'Immunizing' quantum bits so that they can grow up

February 26, 2019 by Kayla Wiles, Purdue University
A new material could "immunize" topological quantum bits so that they are resilient enough for building a quantum computer. Credit: Purdue University image/Morteza Kayyalha

Quantum computers will process significantly more information at once compared to today's computers. But the building blocks that contain this information – quantum bits, or "qubits" – are way too sensitive to their surroundings to work well enough right now to build a practical quantum computer.

Long story short, qubits need a better immune system before they can grow up.

A new material, engineered by Purdue University researchers into a thin strip is one step closer to "immunizing" qubits against noise, such as heat and other parts of a computer, that interferes with how well they hold information. The work appears in Physical Review Letters.

The thin strip, called a "nanoribbon," is a version of a material that conducts on its surface but not on the inside – called a "" – with two superconductor electrical leads to form a device called a "Josephson junction."

In a quantum computer, a qubit "entangles" with other qubits. This means that reading the quantum information from one qubit automatically affects the result from another, no matter how far apart they are.

Without entanglement, the speedy calculations that set apart can't happen. But entanglement and the quantum nature of the qubits are also sensitive to noise, so they need extra protection.

An enhanced supercurrent on the surface of this device's topological insulator could bring special properties that make qubits more resilient. Credit: Purdue University image/Morteza Kayyalha

A topological-insulator nanoribbon Josephson junction device is one of many options researchers have been investigating for building more resilient qubits. This resilience could come from special properties created by conducting a supercurrent on the surface of a topological insulator, where an electron's spin is locked to momentum.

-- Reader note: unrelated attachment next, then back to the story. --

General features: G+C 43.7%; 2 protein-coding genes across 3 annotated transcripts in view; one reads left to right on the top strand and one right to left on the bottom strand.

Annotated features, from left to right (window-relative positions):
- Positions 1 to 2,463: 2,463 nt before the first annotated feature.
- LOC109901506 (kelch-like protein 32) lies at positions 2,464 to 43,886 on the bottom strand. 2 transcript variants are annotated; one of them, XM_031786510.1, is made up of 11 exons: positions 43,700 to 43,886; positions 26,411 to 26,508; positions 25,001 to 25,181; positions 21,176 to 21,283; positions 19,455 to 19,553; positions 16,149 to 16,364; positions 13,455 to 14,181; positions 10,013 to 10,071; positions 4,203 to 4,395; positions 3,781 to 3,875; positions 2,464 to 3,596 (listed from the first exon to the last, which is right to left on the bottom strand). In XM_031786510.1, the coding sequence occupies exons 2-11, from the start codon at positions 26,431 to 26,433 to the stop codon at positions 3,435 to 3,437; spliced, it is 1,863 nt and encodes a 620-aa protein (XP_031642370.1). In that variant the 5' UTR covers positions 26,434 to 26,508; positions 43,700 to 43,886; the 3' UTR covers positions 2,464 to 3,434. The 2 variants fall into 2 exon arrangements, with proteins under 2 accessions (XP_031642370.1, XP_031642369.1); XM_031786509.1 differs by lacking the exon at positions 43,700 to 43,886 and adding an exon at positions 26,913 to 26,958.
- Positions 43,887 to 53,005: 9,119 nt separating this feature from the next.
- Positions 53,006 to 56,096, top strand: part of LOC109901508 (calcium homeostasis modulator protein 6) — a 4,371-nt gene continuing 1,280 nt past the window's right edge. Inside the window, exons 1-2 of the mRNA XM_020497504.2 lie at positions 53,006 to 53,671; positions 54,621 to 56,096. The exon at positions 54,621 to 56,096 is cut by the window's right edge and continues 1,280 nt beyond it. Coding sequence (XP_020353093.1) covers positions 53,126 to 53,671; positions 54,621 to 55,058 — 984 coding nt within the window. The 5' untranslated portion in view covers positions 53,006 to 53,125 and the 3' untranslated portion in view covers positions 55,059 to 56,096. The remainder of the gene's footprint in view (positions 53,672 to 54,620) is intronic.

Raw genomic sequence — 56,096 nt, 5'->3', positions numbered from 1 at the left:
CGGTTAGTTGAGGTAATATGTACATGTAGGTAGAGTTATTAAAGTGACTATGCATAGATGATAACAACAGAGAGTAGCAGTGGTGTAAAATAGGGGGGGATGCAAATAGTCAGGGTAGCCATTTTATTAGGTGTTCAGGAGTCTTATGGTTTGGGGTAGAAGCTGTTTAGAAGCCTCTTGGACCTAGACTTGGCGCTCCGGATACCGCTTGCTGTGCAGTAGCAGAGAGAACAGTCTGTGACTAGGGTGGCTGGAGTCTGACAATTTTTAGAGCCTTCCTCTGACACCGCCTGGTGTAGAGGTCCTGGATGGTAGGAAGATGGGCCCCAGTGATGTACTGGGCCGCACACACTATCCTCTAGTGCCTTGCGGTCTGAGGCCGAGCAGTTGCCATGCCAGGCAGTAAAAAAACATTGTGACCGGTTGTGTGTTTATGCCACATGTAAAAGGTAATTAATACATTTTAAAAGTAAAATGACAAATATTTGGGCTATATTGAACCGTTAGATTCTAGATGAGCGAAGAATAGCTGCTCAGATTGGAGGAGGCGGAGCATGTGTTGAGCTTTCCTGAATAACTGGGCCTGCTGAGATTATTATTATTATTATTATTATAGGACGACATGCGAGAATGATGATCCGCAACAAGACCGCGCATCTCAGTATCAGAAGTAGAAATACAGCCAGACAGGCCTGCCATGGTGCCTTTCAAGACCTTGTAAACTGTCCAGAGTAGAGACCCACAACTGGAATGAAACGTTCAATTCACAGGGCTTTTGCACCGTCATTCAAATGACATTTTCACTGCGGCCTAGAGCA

The problem so far is that a supercurrent tends to leak into the inside of topological insulators, preventing it from flowing completely on the surface.

To get more resilient, topological qubits need supercurrents to flow through the surface channels of topological insulators.

"We have developed a material that is really clean, in the sense that there are no conducting states in the bulk of the topological insulator," said Yong Chen, a Purdue professor of physics and astronomy and of electrical and computer engineering, and the director of the Purdue Quantum Science and Engineering Institute. "Superconductivity on the surface is the first step for building these topological computing devices based on topological insulators."

Morteza Kayyalha, a former Ph.D. student in Chen's lab, could show that the supercurrent wraps all the way around the new topological insulator nanoribbon at temperatures 20 percent lower than the "," when the junction becomes superconducting. The experiment was conducted in collaboration with the lab of Leonid Rokhinson, a Purdue professor of physics and astronomy.

"It's known that as the temperature lowers, the superconductivity is enhanced," Chen said. "The fact that much more supercurrent flowed at even lower temperatures for our device was evidence that it is flowing around these protective surfaces."

More information: Morteza Kayyalha et al. Anomalous Low-Temperature Enhancement of Supercurrent in Topological-Insulator Nanoribbon Josephson Junctions: Evidence for Low-Energy Andreev Bound States, Physical Review Letters (2019). DOI: 10.1103/PhysRevLett.122.047003

Journal information: Physical Review Letters

Provided by Purdue University